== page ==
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A Line Never to Be Crossed

April 14, 1993

To defame is to injure a person's reputation or honor through false and malicious statements, to bring infamy or disgrace on that person. Since its founding in 1913, the Anti-Defamation League's worthy mission has been to stop defamation of Jews and to secure justice and fair treatment for all citizens. Yet recent news stories by Times staff writer Richard C. Paddock raise the question of whether the ADL might have crossed the clear line that separates gathering information on defamers and gathering information that possibly could be used to embarrass or even defame others.

Police last week served search warrants on ADL offices in San Francisco and Los Angeles, seizing evidence of a nationwide intelligence operation that allegedly kept files on more than 950 political groups, newspapers, labor unions and as many as 12,000 people. No charges have been filed, and so far the case has raised more questions than it has answered.

It is no surprise that the ADL has kept close tabs on individuals and groups of all stripes that trade in hate or violence, such as the Ku Klux Klan and the White Aryan Resistance. But why has the ADL collected information on the National Assn. for the Advancement of Colored People, Greenpeace, Mills College in Oakland, the board of directors of San Francisco public television station KQED, the United Farm Workers, Los Angeles Times foreign correspondent Scott Kraft and several members of Congress?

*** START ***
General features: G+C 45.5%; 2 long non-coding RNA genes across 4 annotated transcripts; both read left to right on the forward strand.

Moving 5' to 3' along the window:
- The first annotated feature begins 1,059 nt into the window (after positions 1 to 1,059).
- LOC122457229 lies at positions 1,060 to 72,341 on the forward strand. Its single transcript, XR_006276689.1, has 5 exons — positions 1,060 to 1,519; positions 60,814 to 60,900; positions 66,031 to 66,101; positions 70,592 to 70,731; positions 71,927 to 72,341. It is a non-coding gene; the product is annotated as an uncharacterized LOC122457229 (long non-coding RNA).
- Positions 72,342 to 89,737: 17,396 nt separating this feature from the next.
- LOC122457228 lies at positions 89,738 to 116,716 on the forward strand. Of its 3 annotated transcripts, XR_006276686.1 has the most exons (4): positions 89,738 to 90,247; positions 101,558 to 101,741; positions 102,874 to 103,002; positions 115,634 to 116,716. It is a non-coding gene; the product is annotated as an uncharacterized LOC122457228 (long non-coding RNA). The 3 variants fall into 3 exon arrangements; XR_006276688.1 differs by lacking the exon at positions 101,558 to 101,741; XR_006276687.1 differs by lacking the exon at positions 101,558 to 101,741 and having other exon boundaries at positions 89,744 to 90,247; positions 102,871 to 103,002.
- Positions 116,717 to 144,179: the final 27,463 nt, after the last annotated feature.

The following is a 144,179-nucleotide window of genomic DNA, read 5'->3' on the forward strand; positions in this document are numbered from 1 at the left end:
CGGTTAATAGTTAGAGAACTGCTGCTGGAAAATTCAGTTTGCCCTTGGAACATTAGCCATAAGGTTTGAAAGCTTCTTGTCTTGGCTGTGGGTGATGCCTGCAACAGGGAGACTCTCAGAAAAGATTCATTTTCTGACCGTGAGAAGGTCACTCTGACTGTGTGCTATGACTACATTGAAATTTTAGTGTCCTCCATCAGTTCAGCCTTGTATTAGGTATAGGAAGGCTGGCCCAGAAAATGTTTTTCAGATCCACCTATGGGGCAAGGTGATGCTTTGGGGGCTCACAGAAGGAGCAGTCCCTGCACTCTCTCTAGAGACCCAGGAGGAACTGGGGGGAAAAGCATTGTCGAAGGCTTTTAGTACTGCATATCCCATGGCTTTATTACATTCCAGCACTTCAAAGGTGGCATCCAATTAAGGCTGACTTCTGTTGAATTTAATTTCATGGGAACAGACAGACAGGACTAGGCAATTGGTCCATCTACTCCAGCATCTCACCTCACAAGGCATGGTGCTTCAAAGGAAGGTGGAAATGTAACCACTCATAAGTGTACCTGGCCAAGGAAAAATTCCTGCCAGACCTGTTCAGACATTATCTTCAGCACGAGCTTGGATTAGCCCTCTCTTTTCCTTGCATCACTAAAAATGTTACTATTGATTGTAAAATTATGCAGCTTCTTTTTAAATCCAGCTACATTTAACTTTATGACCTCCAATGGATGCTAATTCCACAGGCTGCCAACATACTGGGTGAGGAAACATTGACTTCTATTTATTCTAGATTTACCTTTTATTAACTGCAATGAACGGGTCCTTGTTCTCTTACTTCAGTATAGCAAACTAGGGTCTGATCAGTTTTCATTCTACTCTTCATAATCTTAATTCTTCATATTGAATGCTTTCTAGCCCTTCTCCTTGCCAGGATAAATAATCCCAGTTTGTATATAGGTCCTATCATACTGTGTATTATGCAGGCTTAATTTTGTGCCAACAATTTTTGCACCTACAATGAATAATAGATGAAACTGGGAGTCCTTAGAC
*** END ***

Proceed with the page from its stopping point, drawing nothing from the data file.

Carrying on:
What threat did these groups or individuals pose? Did the ADL act within the law in collecting this information? If it did, why did it employ a clandestine operative who was paid through an intermediary?

Authorities say that at least some of the material collected was confidential information obtained illegally from law enforcement agencies, a felony. In addition, ADL members could face felony counts of eavesdropping and conspiracy, among other charges.

Some information gathered by the organization may have been sold to the South African government, authorities say.

The ADL vigorously denies breaking any laws. It also promises to cooperate with investigations by the FBI, the San Francisco Police Department and San Francisco prosecutors. The Los Angeles Police Department, which has so far refused to cooperate in these investigations, should do the same.

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